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Five Shot Rabbit Hunt loads up Friday, Shoshoni

Jan 9, 2014 - By Katie Roenigk, Staff Writer

This weekend marks the 35th Wyoming Women's Five Shot Rabbit Hunt, which takes place every year in Shoshoni during the second week of January.

The event begins with registration at 6 p.m. Friday at the Shoshoni Fire Department, 106 E Second St. Organizer Joan Eisemann said she is expecting at least six new teams this year, and the roster should include people from Fremont County, Thermopolis, Laramie, Gillette and Pinedale.

It's not only Wyoming residents who show up, though.

"We've had people from Missouri come," Eisemann said. "Their husbands are snowmobiling, so they come buy a license and hunt one day with us."

Several judges are flying in from Texas this year, she added.

More than hunting

Only women are allowed to participate in the hunt, but Eisemann said anyone is invited to Friday's Calcutta and dance, including a silent auction and raffles at 7:30 p.m. Friday at the fire hall.

"Come and dance and enjoy," she said. "It's kind of tight quarters, (but) we have fun."

Hunters aren't likely to stay out late on Friday -- they are scheduled to check in at 5 a.m. Saturday during breakfast at the Shoshoni Senior Center, 209 Main St. Eisemann explained the rules of the hunt, which starts officially at 7:30 a.m.

"That's when you can shoot your first bullet," Eisemann said.

Each team includes two women who travel with a judge to the shooting location of their choice. Hunters get five bullets each to use throughout the day.

"You each get five shots to get five rabbits -- one shot apiece," Eisemann said. "The ones with the most rabbits and the best time (win)."

Teams in the past have managed to kill all 10 of their rabbits in fewer than three minutes, she said.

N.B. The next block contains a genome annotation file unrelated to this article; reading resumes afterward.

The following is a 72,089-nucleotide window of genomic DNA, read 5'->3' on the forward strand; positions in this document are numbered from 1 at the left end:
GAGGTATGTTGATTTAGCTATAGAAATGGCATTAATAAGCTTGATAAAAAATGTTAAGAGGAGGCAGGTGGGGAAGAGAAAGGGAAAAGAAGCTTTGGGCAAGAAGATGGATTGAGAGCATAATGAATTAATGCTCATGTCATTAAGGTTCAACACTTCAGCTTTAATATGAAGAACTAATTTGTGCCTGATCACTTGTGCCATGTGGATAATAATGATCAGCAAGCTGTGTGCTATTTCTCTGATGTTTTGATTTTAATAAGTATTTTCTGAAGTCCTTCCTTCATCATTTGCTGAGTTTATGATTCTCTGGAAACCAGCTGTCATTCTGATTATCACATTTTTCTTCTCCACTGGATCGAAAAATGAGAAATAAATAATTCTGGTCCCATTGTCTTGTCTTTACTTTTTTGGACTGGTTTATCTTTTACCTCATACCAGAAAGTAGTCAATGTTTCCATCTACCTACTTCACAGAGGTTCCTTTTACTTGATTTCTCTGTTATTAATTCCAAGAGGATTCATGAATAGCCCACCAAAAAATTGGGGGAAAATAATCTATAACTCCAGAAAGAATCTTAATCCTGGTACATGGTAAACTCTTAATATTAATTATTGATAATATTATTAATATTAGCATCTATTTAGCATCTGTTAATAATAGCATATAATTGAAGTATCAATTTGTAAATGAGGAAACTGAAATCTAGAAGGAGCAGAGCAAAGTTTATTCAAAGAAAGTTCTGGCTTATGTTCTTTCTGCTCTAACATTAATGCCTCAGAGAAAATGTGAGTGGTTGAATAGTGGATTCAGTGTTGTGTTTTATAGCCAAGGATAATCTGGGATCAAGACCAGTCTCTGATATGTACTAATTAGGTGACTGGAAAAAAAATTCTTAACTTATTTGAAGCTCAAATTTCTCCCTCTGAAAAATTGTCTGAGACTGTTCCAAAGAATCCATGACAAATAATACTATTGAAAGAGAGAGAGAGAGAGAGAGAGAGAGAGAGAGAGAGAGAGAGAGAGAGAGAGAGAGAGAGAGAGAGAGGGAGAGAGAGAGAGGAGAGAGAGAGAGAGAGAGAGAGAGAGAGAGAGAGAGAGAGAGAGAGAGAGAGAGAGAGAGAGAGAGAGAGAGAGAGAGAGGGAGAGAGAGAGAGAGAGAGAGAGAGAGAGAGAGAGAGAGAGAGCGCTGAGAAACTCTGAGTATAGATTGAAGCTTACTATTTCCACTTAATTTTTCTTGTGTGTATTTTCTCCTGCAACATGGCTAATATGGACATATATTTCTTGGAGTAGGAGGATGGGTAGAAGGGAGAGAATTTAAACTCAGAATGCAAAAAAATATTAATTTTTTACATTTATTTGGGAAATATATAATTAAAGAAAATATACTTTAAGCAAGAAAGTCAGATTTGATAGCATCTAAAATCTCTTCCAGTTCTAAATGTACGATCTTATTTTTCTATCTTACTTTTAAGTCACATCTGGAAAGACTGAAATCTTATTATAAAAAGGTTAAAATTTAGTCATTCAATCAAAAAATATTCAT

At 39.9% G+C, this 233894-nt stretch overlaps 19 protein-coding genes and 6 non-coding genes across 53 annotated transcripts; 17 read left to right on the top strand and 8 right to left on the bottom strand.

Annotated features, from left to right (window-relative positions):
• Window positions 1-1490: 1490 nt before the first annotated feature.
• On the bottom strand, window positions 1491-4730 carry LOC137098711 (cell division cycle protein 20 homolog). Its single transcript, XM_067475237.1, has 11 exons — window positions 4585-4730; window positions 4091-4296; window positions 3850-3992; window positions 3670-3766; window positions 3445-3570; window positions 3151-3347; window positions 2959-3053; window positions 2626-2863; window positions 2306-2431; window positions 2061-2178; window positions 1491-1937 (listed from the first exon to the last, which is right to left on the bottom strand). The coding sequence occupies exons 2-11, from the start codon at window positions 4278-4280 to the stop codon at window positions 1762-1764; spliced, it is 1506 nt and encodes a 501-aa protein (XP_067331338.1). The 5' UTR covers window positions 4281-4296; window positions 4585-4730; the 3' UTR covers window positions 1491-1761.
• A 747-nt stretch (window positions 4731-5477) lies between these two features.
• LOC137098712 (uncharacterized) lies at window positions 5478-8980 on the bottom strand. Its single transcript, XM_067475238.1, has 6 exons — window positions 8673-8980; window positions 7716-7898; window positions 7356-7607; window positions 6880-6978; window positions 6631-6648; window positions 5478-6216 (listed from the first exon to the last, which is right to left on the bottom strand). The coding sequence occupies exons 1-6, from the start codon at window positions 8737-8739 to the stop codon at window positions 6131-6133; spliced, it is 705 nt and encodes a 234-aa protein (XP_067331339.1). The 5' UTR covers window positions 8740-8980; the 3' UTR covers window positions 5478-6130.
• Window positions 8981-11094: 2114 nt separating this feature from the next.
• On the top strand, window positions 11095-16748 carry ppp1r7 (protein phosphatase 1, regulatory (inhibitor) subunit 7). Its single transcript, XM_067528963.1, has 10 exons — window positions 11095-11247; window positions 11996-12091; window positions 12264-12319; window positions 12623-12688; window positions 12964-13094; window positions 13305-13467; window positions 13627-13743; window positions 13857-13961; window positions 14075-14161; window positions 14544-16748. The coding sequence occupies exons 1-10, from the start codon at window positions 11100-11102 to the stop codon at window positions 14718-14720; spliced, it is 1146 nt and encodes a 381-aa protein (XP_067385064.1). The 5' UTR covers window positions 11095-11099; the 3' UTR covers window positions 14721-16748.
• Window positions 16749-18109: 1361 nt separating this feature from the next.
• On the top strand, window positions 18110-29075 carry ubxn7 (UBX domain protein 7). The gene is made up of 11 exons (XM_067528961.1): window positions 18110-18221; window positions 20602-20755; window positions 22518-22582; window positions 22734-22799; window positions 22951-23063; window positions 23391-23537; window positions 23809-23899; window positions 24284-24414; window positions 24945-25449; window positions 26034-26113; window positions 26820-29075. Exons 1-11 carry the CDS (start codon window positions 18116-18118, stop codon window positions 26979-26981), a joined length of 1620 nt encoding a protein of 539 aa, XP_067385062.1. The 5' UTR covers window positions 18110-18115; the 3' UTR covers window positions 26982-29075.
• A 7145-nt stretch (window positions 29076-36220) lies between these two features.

"It's possible -- I've done four rabbits in a minute," she said. "It's all right there. You do your homework."

Hunters often get permission to hunt on private property where they know they will find a lot of rabbits, she explained. Others go back to the same spot every year.

"We call them our honey bunny holes," Eisemann said. "Each individual has their own place they like to hunt."

'Telling our stories'

The group will reconvene at 6 p.m. Saturday for a dinner and awards ceremony at the fire hall. Eisemann said they also spend time swapping stories about their day.

"My most favorite part is getting to see all of the girls," Eisemann said. "After the hunt we're telling our stories: 'We had to chase this rabbit down,' (or) 'You should've seen her crawling on her belly under that fence.'"

Awards include gifts like gun cases and camp chairs paid for using the $80-per-team registration fees.

Junior hunt

Eisemann said organizers initiated a junior mentor hunt about five years ago in order share their passion with younger women.

"We need to give back to the community," Eisemann said. "So we all agreed (to) teach the young girls to hunt, let them know it's OK to hunt."

Eisemann said girls ages 12-17 will show up at the fire hall by 8 a.m. Sunday for breakfast provided by the Shoshoni Chamber of Commerce. The day doesn't involve competition; instead, the group goes out together and takes turns shooting.

"We have a lot of laughs," Eisemann said. "We show them how to properly field dress rabbits after shooting and take care of them."

They will return to the fire hall for lunch by 1 p.m.

For more information about the weekend's events call Eisemann at 850-8242.

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